You can drive down the road and there’s a white film over the creek or the water is running orange or black. If you look at everything as a whole, you don’t know if it’s been on a large scale or not because it’s every day that you’re seeing something in these areas. It’s hard to compare. We really don’t know.

KHALEK: That sounds really terrifying, not knowing if the water’s contaminated unless it’s a different color. How do you deal with that? That just sounds scary in that you never know if what you’re drinking has chemicals, has a leak.

SWEARINGEN: Right, you never know. You never know what kind of heavy metal or chemicals are in your water. And that’s really scary. As a mom, I worry daily if I turn my faucet on if I am giving my children safe water drink. And in our family we buy bottled water a lot. You don’t know what kind of chemicals are getting on our skin when we take showers. It’s just very scary.

GOSZTOLA: And so, are you involved in certain efforts to help people in West Virginia? What can you say about the efforts to get people water? Have they been fairly successful?

SWEARINGEN: Yeah, it seems like we’ve been fairly successful so far. I’ve just been doing a lot of organizing to get people in certain areas and help with deliveries. There’s been a great need and, like I said, it’s been really hard to supplement that. But there’s been a lot of unity and togetherness through this crisis, and it’s been staggering how many people have pulled together and put their political beliefs aside and just helped each other.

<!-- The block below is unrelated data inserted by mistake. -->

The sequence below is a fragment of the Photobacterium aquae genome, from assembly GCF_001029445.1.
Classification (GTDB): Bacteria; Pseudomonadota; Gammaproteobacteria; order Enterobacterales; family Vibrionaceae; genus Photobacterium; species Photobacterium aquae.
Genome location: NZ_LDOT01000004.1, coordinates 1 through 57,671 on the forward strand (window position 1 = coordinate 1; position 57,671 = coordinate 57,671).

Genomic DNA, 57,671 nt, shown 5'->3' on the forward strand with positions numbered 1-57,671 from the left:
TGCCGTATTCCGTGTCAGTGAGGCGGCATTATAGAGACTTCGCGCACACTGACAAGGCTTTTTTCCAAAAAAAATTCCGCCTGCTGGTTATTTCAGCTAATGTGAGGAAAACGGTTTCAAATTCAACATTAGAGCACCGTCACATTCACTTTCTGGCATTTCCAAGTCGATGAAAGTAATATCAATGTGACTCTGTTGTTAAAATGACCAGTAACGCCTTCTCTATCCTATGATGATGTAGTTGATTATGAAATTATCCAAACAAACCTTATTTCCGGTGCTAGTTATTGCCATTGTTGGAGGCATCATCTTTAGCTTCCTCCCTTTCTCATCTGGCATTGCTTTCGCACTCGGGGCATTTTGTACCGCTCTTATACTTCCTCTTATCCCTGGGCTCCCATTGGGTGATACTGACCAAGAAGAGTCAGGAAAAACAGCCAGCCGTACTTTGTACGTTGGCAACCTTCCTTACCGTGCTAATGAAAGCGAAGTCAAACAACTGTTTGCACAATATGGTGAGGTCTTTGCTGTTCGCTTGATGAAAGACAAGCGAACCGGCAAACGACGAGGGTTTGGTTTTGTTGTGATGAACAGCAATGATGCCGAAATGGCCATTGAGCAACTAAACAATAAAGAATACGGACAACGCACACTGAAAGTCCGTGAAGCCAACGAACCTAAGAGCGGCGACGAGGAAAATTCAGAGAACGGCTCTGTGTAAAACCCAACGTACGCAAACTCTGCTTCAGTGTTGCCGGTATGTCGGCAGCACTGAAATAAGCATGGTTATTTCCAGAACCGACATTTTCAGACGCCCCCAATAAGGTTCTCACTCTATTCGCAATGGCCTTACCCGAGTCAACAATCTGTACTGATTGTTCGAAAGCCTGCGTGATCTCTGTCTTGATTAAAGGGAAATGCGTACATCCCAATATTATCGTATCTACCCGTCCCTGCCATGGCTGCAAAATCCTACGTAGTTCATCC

KHALEK: I’m curious about—You mentioned not knowing if you can shower safely in the water. I think that’s lost on a lot of people who are disconnected from the people. It’s not just to drink. You got to brush your teeth. You got to cook. You do tons of things with water.

Do you know if it’s getting people sick just by bathing in water? Can you cook with it? Can you boil whatever chemicals are in it out?

SWEARINGEN: No, they can’t boil the chemical out and they can’t filter it out. That’s why it’s made such a negative impact. It’s because it’s beyond the boil water advisory. And they’re saying they don’t know enough about this chemical to determine what even the long term effects are. So then it raises even bigger questions.

How come they didn’t know? How come there allowed to house this chemical right above all these people’s watersheds? Because there’s no filtering out. And like I said at this point people don’t know, still, if their water is safe to drink. Even if we’re told it’s safe to drink, how do we know when they don’t know that much about this chemical?